Ari I.Q. lands on Woodwork with an adventurous set of techno excursions showing depth and ingenuity. Ari's first contribution to Woodwork came in remix form with his contirbution to Alex Ridley's 'Vermissen', released in early 2019. Ridley operates the Re: Define label based in Winnipeg. which also released two very strong EPs by Ari I.Q. in 2019.
Opening with 'Red Hope 1917', Ari sets things up with a meditative broken beat techno theme that serves as a perfect intro... a fresh, straightforward blend of subtractive synth fx layers, pentatonic pads and leads, and Ari's characteristic skittish hihat grooves.
'The Weight of the World' flows perfectly out of the intro number and launches us into astral washes of noise, driven by some classic 909 techno, reminiscent of the repetitive minimal sounds of mid-90s Detroit.
'Soft Snow' then signals an arrival in some twisted alternate reality. The sparse beats pause frequently, allowing glimpses at odd sonic and rhythmic highlights.
'Get Sketchy' exemplifies a taste for all things clever and absurd. Glitchy broken beats and spooky sci-fi phrases meet head on with tough tech stabs, circling each other in deep washes of reverb.
'Succulent Plants' is a satisfying stomper from the minimalist school of Rob Hood's M-Plant label. Led by tight drums up front, a spiral of metallic synth hits churns through the flow of this track. The syncopation locks in immediately and the energy level is persistent throughout.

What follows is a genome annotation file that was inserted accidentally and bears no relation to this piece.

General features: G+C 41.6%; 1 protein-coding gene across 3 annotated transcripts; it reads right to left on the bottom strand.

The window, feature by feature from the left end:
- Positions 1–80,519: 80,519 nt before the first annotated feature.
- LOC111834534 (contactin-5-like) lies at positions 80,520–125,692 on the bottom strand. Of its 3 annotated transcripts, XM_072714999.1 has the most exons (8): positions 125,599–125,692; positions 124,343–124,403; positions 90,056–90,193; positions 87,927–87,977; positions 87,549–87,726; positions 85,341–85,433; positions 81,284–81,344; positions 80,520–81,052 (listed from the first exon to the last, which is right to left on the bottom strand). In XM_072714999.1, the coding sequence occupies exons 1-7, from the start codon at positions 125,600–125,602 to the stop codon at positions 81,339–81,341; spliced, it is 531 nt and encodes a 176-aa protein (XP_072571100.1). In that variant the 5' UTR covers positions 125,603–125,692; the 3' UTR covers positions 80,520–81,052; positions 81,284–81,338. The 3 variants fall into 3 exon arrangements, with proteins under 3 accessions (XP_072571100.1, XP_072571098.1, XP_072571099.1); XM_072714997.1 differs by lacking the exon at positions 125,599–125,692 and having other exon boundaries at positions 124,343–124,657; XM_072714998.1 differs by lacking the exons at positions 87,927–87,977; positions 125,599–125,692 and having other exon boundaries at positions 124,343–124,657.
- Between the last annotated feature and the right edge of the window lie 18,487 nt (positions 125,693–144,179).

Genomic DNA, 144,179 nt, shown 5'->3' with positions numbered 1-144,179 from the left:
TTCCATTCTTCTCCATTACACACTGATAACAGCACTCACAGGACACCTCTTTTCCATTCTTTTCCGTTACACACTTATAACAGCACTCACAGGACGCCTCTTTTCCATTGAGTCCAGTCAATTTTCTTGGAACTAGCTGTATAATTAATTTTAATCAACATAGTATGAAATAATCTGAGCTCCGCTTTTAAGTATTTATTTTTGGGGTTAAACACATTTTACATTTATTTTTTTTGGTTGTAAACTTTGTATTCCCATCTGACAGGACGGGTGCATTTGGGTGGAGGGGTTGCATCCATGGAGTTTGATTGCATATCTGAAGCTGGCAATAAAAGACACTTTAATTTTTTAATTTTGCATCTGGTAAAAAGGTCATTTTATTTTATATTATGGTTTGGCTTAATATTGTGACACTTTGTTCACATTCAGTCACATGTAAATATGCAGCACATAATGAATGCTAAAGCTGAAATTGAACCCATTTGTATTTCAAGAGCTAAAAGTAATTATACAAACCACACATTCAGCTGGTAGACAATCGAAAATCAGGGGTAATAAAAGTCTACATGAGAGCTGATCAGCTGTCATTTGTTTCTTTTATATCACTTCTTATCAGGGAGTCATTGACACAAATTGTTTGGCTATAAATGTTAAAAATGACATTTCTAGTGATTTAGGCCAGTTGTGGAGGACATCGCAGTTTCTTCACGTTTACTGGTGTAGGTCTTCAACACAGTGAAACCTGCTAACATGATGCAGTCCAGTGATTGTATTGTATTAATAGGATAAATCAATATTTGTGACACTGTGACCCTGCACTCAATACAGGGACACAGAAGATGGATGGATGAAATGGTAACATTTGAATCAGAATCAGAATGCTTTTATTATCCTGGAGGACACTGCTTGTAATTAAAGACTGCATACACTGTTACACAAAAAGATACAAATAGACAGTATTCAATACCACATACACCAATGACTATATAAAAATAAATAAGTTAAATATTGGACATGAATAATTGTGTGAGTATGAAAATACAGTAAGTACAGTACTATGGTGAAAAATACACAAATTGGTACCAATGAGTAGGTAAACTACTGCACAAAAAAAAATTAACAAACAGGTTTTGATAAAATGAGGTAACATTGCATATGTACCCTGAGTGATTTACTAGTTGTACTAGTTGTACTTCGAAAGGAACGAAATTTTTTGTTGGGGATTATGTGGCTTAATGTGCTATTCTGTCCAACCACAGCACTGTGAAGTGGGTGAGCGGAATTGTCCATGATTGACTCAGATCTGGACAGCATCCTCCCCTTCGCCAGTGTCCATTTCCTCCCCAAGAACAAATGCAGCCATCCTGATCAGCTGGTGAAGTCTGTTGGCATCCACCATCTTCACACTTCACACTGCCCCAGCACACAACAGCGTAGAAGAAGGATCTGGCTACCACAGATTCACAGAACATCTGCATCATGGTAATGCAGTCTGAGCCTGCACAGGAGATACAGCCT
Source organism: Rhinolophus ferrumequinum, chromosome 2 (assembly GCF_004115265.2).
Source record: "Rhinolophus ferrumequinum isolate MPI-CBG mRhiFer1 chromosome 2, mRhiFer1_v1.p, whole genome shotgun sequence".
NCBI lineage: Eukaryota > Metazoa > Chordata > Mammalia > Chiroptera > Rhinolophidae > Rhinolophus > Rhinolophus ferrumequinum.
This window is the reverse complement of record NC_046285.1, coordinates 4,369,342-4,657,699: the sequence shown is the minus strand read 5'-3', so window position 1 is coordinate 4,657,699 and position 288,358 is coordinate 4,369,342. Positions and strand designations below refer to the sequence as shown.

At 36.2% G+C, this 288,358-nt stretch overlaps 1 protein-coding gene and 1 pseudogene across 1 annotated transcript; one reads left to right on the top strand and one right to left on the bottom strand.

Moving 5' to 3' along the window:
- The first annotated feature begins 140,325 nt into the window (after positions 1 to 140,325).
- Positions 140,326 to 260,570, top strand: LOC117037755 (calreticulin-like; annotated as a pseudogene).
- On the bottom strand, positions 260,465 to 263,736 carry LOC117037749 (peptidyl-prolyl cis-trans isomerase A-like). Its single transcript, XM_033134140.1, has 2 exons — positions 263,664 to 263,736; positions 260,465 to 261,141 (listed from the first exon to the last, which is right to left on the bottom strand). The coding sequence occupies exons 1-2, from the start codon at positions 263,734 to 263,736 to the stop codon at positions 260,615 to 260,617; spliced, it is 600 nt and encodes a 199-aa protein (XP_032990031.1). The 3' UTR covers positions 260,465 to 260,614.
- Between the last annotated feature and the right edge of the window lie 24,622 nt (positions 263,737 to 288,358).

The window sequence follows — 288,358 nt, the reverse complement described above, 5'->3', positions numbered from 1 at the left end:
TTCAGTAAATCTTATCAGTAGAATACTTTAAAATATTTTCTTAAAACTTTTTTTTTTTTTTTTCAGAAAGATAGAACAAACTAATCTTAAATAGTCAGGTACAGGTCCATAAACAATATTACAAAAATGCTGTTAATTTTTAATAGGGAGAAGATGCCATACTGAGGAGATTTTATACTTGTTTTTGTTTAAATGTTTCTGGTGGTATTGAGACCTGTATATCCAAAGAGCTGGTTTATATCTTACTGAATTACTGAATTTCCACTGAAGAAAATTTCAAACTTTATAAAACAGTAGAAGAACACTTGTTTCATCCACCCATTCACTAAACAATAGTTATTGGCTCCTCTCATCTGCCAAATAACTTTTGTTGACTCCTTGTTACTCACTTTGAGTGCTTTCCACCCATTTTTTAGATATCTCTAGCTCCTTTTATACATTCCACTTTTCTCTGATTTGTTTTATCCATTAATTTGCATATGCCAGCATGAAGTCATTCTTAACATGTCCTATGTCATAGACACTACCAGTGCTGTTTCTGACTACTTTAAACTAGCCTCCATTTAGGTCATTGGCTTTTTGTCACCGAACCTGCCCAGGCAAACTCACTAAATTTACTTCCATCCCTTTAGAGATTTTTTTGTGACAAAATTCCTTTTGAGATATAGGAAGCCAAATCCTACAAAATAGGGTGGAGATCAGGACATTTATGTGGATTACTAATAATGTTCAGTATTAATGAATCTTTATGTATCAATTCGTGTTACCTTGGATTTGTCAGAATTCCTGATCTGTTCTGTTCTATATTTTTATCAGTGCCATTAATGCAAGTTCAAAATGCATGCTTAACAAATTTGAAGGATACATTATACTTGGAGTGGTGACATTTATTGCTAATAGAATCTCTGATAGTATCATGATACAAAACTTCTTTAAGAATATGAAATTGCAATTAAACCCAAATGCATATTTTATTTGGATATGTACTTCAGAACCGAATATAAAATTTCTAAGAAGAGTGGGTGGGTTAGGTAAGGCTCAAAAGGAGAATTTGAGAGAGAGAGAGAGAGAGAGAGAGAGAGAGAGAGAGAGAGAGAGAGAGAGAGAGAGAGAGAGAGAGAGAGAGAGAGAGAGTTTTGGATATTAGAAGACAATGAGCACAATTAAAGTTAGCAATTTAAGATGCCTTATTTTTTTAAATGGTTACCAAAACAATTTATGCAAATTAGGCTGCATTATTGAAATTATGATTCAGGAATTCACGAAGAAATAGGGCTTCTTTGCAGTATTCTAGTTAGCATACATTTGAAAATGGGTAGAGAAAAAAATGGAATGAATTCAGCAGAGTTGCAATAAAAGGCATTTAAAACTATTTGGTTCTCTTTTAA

Grayscalye (aka Jim Stiff) then treats us to a spacey and melodic version of 'The Weight of the World'. His approach puts emphasis on the cosmic nature of the original, adding creative arrangement twists and driving top layers. Toward the end, the beats shift into a broken style, making the whole thing sound somewhat electro for a moment, before spilling us back into a driving outro punctuated by tasty snare drum work.
This Bandcamp release features a bonus track 'How to Open A New World', a solid onslaught of floor-crushing beats intertwined with minimal synth bass hits. Mid way through, a layer of filtered feedback closes in and squelches boldly for the duration of the track... a loaded transition through a strange and unsettling vibe.